Friday, March 09, 2007

NY State Health Commissioner Pushes Plan to Cut Number of Uninsured in Half

Albany, New York

March, 9 2007 -

Acting New York State Health Commissioner Richard F. Daines, M.D. today called for enactment of a plan to cut New York's uninsured population in half over the next four years.

The plan, included as part of the proposed state budget, would expand access to health insurance to 400,000 uninsured children by increasing the State's Child Health Plus program and simplifying Medicaid rules to reach both uninsured children and the 900,000 uninsured adults who are currently eligible for coverage. "By expanding the Child Health Plus Program and removing bureaucratic hurdles that keep eligible New Yorkers from getting on and staying on Medicaid, we will be able to cut New York's 2.6 million uninsured population in half over the next four years," said Dr. Daines.

Daines testified about increasing access to health care insurance Friday at a hearing held by the Assembly Health, Insurance and Labor committees.
In his testimony, Dr. Daines noted that the proposed state budget would expand Child Health Plus to cover kids in families up to 400 percent of the federal poverty level, with co-premiums based on a sliding scale.

"Our plan ensures that every family in New York will be able to provide their children with the they need," he said.

"There is a direct correlation between the ease of application and enrollment procedures and participation in health insurance programs," Dr. Daines testified before a joint Assembly committee hearing. "That is why the Department is undertaking a top-to-bottom review of the enrollment and renewal requirements for these insurance programs and seeks to implement measures that make it easier for eligible families to obtain and maintain coverage."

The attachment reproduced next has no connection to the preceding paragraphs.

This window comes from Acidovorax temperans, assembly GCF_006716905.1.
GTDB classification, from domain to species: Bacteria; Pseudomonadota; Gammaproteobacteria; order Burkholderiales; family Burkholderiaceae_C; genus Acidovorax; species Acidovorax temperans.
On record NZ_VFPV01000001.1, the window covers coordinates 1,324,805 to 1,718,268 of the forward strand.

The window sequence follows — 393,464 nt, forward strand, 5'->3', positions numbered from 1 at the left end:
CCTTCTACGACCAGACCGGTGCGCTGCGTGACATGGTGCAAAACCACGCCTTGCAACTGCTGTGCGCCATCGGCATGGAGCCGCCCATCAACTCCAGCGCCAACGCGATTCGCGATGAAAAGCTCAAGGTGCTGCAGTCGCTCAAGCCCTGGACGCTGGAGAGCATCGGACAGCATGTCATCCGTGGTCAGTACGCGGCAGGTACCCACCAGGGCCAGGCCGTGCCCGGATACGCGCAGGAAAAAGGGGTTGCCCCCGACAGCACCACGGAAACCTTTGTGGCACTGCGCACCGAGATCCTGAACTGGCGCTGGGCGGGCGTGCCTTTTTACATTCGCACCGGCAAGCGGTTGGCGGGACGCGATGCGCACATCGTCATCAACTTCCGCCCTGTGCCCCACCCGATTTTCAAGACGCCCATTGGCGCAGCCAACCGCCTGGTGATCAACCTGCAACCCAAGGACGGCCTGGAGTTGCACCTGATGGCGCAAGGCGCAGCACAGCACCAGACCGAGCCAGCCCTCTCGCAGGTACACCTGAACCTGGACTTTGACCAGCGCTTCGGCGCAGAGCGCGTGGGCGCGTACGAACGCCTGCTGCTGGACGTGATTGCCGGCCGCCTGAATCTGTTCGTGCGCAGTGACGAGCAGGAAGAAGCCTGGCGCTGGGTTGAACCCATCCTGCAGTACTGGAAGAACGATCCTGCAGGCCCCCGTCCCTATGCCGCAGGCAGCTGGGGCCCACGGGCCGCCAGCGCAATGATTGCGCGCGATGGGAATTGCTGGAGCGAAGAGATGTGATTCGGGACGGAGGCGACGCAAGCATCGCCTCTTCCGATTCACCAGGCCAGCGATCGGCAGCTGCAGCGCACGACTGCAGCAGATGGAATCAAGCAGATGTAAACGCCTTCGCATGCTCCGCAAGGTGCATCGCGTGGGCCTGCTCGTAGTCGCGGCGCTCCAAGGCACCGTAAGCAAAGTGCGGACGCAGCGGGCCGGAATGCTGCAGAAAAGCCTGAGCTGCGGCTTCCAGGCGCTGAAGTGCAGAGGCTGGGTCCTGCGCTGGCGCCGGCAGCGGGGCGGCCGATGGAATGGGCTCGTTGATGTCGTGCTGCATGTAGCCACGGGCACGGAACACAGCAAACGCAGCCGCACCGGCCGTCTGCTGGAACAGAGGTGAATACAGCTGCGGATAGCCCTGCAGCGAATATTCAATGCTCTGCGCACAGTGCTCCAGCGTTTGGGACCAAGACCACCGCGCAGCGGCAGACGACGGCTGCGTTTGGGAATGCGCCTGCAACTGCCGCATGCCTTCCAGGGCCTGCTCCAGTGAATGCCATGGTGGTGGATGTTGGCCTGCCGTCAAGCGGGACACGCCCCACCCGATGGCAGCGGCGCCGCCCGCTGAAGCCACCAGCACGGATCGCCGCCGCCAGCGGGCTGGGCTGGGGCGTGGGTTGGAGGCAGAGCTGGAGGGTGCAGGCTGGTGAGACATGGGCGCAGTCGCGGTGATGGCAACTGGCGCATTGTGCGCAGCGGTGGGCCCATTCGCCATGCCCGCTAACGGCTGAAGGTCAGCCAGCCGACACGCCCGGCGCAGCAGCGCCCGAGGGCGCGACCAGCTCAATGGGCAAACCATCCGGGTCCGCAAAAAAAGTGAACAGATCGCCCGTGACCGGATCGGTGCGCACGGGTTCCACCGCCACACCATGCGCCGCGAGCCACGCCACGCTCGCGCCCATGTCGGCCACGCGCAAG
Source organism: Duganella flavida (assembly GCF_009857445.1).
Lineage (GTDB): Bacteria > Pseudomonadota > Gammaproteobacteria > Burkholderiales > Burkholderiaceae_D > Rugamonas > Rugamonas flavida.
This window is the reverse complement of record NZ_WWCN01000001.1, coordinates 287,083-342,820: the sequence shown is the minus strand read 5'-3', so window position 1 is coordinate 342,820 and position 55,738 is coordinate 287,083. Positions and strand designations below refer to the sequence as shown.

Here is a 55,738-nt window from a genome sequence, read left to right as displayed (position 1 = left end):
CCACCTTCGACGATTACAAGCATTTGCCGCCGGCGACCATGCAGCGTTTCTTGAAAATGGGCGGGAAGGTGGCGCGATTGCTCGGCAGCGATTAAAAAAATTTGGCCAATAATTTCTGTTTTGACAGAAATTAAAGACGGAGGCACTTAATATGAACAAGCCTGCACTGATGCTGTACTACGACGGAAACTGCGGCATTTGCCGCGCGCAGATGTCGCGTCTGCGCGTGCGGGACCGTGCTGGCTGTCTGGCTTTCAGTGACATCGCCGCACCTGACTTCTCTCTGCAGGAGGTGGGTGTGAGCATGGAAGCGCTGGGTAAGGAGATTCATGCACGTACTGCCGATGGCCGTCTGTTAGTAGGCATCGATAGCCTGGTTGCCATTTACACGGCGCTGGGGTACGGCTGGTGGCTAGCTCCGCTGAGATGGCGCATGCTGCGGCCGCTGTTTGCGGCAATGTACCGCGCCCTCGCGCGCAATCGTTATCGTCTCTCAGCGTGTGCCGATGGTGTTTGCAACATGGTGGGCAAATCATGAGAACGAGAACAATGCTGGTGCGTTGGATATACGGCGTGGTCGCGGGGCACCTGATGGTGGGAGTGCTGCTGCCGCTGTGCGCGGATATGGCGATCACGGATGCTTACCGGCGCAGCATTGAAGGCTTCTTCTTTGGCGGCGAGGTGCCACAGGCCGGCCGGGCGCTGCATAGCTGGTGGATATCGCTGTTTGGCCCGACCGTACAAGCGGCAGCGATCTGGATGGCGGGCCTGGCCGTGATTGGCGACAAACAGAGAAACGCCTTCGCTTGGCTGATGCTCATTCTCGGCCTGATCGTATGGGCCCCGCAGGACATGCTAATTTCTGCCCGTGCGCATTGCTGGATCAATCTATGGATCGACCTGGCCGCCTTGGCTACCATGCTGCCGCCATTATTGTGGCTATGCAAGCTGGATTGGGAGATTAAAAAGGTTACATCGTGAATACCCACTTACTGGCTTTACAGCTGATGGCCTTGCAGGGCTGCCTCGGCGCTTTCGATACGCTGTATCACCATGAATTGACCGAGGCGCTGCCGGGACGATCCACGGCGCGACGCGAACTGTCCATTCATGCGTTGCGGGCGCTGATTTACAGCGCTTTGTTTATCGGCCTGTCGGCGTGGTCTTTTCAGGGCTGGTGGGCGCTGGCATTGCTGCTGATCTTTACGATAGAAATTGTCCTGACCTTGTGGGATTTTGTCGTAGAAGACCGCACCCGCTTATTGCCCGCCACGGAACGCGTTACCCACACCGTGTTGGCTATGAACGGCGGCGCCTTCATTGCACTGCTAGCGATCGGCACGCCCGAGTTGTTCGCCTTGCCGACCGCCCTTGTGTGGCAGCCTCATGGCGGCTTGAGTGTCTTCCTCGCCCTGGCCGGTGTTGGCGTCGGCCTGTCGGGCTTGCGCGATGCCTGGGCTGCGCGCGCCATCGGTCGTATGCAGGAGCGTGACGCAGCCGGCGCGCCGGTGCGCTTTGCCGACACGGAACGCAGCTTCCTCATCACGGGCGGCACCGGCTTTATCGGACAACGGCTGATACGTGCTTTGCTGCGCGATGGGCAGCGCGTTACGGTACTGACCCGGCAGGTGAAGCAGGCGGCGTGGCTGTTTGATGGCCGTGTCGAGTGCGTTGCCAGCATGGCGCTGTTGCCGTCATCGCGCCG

Increased access to Medicaid will allow more individuals to receive primary and preventative care and reduce reliance on expensive hospital care, a goal that will also be reached for children with increased access to Child Health Plus, which would provide health insurance to virtually every child in the State. Both actions will ultimately result in saving the State hundreds of millions of dollars from reduced charity care in emergency rooms, said Dr. Daines.

"Ultimately," he said, "the State will develop a plan for affordable, universal health insurance for all New Yorkers. However, unless we first restructure our health care delivery system to lower health care costs we will force an undue burden on families, businesses and government to cover the cost of universal coverage." As one way of increasing the accessibility to public health insurance programs, Dr. Daines said the Department is exploring ways to streamline and simplify guidelines and also apply uniform benchmarks to the Medicaid, Family Health Plus and Child Health Plus programs. "For example, currently 21 different income eligibility categories apply to these programs," he said.


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